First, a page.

The subject of this pantomime was clearly the radio. Hyacinth would not invite a loud invisible traveling salesman into the front room to sell cold medicine. She would probably go after something like that with a broom, like that one time a bat got into the house. (She had been very upset when she accidentally smashed it into the wall. She tried to fix it with metal. The poor creature did not survive the recovery process. Erik had cried.)

“Okay, just a second,” said Mordecai. He wanted a minute to talk to Erik about this. Erik was several months removed from being terrified about the radio talking to him when he was hurt, but Mordecai knew he didn’t like the radio. Erik religiously avoided the basement when he was alone, asking for help or company if he needed to get something out of the cold box. When there was static or other radio-like noises resulting from Milo’s attempts to get it working again, Erik hid in the bedroom. Mordecai was willing to let him do that now, but if there was going to be radio in the house again, he needed to know how Erik was going to cope.

Erik had come up behind him. He was still clutching the violin and the bow, rather tightly, and frowning. “I… want… to… come…”

“Erik, you…”

“…too!” Erik finished, with determination.

Apparently, that was how Erik was going to cope.

“Okay,” said Mordecai. “Let’s just put Angie away first…” That would give them a little time to talk. He closed the door behind him to muffle the radio’s noise.

Milo had already turned and was going upstairs to get Barnaby. When he picked up the pole, he noted a sheet of lined yellow paper poked on the hook at the end.

Mr. Rose, I do not care, it read, in neat, penciled script. (And turn the damned thing down!) it added.

Milo blinked at it. How long has that been there?

Well, okay, he didn’t really like Barnaby, anyway. He also didn’t really like the General, but he thought inviting her would be polite. (And he felt a little smug about his no-metal radio and he hoped it might annoy her. Hey, I bet you couldn’t do this!)

Maggie and the General were engaged in a lesson on the intricacies of leaded glass mergers, which Maggie was trying not to smile or snicker about or find suspicious in any way.

With the door open, the radio was audible from downstairs and no further gesturing was required. Maggie allowed herself a smile, under the circumstances. “Milo, you got it going?”

Milo nodded. Maggie was pleased to note he was also smiling. Ah! I caught one! As if she’d trapped a lizard in a jar.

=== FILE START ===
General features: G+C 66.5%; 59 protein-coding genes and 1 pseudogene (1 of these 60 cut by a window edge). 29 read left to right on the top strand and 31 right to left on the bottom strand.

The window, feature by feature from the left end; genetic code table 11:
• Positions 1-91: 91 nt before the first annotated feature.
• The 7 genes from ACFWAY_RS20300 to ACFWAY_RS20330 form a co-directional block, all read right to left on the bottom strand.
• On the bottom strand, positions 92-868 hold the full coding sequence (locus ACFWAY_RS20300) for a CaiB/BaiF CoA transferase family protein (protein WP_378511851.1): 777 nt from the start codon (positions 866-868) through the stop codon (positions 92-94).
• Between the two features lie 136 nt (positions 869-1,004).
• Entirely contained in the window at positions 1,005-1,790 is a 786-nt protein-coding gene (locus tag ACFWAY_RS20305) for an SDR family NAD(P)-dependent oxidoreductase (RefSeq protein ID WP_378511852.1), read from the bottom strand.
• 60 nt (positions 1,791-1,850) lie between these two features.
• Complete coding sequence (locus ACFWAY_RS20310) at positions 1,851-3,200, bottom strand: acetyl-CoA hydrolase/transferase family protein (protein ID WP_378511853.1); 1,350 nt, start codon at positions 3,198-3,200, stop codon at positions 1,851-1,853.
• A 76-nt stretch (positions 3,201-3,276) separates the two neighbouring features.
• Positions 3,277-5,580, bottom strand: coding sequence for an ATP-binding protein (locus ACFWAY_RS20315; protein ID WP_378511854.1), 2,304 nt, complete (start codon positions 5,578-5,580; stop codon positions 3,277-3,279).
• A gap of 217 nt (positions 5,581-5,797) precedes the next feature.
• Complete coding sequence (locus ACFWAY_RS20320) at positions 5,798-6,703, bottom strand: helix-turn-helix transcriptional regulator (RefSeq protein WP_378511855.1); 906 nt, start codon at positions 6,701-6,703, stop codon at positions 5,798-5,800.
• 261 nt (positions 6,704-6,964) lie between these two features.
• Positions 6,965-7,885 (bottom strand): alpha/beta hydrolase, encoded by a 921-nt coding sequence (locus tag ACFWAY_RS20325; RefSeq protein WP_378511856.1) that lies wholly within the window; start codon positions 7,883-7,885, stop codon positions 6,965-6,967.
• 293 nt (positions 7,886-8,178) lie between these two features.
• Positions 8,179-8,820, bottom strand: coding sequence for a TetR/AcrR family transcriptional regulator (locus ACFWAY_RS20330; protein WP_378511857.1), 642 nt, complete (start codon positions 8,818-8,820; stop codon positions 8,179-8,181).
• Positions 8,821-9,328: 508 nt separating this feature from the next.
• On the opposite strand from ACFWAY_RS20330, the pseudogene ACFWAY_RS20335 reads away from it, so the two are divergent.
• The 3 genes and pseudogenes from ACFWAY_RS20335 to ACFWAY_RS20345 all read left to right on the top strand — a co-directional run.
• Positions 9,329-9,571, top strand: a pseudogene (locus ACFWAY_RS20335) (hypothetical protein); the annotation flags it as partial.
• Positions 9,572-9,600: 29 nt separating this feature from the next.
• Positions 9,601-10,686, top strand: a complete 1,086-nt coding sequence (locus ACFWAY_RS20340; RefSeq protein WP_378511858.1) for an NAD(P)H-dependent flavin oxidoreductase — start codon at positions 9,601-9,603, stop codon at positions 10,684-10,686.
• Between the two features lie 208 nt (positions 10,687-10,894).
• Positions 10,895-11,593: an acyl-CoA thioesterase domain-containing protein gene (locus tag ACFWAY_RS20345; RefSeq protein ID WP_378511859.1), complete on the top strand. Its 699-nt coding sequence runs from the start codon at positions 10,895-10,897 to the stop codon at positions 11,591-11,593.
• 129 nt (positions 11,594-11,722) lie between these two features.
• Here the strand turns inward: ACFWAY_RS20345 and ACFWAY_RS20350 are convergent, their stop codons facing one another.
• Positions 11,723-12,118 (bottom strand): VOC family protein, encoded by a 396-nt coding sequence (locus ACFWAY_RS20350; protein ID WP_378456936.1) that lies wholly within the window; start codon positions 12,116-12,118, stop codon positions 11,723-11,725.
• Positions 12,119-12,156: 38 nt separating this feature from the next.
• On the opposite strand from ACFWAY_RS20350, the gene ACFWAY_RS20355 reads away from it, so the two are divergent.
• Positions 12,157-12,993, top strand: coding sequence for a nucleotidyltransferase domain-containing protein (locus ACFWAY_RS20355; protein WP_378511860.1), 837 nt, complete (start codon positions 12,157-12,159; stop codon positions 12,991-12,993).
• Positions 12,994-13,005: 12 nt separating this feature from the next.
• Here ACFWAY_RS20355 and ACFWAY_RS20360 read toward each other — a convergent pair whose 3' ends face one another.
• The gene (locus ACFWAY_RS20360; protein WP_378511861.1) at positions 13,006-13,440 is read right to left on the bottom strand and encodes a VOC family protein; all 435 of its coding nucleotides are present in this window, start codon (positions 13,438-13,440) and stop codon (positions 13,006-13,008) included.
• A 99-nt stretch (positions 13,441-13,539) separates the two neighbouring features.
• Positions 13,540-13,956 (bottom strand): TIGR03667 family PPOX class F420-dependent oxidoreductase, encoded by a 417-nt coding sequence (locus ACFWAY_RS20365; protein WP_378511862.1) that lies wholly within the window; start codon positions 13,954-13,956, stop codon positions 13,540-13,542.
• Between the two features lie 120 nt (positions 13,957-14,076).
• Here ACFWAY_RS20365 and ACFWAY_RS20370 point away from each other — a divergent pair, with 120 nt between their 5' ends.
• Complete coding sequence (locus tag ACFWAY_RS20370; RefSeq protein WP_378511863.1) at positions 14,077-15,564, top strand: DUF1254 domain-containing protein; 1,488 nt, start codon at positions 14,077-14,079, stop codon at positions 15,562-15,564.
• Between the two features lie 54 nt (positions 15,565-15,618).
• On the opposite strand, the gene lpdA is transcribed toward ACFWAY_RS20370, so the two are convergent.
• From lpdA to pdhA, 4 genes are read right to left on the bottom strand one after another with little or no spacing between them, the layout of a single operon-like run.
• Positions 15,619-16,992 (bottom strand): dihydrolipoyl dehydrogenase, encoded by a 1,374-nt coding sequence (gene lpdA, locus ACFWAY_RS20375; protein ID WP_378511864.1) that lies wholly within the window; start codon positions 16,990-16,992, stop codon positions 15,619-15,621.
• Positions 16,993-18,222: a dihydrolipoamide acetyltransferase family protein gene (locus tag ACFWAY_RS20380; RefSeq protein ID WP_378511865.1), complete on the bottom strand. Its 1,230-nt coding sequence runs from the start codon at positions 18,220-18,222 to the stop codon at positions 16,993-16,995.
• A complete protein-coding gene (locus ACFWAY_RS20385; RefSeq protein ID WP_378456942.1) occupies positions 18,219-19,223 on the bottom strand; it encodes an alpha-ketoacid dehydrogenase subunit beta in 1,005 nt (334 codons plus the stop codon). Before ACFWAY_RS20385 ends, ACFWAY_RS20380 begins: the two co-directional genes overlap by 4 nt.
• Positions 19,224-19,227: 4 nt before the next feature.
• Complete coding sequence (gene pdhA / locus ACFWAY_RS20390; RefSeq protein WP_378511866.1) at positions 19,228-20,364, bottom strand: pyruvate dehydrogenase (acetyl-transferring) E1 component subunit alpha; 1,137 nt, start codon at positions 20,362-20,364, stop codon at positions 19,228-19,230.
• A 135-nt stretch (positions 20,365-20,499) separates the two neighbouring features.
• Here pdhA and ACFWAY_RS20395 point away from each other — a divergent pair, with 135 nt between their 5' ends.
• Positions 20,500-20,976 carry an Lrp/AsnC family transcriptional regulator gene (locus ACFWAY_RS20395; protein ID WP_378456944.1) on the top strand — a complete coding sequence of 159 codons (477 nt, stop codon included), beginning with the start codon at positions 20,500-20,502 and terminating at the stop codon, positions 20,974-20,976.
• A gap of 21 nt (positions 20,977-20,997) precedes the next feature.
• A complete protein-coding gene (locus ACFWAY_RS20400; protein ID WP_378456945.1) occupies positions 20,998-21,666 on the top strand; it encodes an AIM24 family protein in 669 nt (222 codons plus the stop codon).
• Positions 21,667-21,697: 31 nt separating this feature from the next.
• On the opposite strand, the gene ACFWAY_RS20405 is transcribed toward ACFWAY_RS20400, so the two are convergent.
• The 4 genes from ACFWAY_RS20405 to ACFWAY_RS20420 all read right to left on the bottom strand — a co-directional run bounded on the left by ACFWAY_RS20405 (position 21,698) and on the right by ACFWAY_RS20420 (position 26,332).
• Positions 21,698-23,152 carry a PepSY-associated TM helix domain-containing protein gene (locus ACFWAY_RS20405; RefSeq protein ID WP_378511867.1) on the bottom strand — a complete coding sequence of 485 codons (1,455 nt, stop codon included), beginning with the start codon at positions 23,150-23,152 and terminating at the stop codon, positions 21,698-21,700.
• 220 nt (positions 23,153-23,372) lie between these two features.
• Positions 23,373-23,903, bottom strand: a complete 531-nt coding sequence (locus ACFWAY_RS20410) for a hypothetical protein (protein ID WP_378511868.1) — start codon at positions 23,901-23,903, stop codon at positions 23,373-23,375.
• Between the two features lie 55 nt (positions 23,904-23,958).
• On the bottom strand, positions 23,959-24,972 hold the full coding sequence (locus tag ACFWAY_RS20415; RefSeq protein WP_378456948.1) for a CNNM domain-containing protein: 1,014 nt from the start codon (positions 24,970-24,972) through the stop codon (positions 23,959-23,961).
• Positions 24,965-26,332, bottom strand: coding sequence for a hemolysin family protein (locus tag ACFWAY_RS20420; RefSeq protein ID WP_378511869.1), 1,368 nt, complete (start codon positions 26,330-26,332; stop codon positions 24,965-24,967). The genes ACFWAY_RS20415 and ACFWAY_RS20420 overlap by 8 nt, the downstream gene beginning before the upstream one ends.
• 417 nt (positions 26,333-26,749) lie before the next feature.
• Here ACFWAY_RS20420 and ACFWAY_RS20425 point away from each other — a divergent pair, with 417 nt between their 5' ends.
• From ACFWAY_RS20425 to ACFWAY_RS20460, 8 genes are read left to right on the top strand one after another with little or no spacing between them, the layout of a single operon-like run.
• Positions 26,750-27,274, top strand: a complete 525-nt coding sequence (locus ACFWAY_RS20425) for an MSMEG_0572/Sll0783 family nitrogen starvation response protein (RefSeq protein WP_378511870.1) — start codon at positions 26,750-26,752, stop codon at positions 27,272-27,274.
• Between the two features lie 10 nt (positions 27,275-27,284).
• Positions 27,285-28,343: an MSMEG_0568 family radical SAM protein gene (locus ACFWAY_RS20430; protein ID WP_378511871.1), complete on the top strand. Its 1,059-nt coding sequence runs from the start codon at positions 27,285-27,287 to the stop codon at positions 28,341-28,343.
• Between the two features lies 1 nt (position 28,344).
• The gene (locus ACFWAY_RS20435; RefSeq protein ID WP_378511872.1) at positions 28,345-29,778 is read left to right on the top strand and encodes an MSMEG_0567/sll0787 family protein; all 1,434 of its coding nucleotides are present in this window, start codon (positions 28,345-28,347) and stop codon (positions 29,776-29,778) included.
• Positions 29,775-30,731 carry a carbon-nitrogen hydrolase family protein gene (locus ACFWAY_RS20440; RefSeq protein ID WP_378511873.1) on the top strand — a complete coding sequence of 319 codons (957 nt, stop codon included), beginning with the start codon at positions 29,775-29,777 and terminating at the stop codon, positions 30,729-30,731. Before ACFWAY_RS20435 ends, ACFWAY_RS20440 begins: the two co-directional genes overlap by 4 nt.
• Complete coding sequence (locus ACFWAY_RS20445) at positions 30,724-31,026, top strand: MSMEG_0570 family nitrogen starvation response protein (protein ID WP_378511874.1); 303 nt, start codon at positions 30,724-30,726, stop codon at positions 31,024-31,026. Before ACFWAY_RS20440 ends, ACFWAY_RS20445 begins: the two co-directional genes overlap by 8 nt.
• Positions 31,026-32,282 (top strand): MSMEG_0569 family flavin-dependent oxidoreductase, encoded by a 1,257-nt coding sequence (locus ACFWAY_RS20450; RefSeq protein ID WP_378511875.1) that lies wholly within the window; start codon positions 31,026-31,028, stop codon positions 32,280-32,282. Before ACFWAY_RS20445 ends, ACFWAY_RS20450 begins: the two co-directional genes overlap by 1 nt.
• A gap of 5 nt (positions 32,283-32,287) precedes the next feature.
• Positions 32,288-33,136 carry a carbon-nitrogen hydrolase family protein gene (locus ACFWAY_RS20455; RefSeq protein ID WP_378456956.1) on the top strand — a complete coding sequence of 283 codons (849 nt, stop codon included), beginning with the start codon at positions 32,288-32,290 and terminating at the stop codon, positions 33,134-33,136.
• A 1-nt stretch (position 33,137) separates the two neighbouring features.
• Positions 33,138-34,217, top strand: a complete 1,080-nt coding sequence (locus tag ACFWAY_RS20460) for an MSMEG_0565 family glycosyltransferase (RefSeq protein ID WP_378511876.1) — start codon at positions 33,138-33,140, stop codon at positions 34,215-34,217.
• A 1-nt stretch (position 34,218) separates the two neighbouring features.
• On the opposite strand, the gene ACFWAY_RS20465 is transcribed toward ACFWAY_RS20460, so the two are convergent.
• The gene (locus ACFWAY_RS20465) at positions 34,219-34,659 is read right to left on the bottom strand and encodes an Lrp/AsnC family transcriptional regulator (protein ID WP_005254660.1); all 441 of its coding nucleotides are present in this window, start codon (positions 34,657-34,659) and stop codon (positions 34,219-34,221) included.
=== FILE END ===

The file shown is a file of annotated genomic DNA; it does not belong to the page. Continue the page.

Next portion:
“No metal at all?” she asked him.

Milo made a see-saw gesture and bobbed his head, side to side. I mean the diode has metal, but it has to…

“Ah,” said the General, deigning to close the book in her hands. (Leaded glass mergers are pointless.) “Then not only have you set yourself a needlessly complicated task, you have also cheated to accomplish it?”

Milo frowned. Why did I think I might impress you for even a second? It’s like expecting the eggbeater to tap dance. You don’t have the right parts for it. I must be dumb.

“Come on, Mom,” said Maggie. “Don’t you want to see how it works anyway?”

“I suppose I am curious to see how Mr. Rose manages to make anything work,” the General replied.


By the time they were all in the basement and listening, the radio had segued back into a block of music. ‘Carrie Anne,’ by the Hollies, the DJ said. Erik was standing between Maggie and Mordecai at the bottom of the stairs, clinging around his uncle’s waist with both arms and not appearing too terribly cheerful. Milo was, fortunately, still too distracted by his accomplishment to notice this — lest he decide he had done something wrong and Erik hated him now, possibly for saying earlier that Erik didn’t have to come down. Milo had lost his smile, but he was rocking back and forth in time to the music, vibrant with joy.

“Oh, my gods, Milo,” said Mordecai, with one hand on Erik’s rigid back. “Tell me you’re just glad it’s working. Tell me you don’t actually like this song.”

Milo’s rocking increased and he hugged his own shoulders, since nodding didn’t really work for this situation. He was glad it was working and he liked the song! Just to prove it, before the DJ came back with the next record, he hit the radio with an enchantment and ‘Carrie Anne’ began again.

Yay! He should probably make a button for that, just so other people could replay things, too. It was just that a button would require more wooden screws and gears and drilling another hole in the case, and he didn’t need buttons for things.

“Oh, my gods,” said Mordecai, with a hand over his eyes. He couldn’t help smiling, but it was pained.

“Intriguing,” said the General. “I do not detect a loss in resolution. I don’t suppose you know how you’ve done that, Mr. Rose?”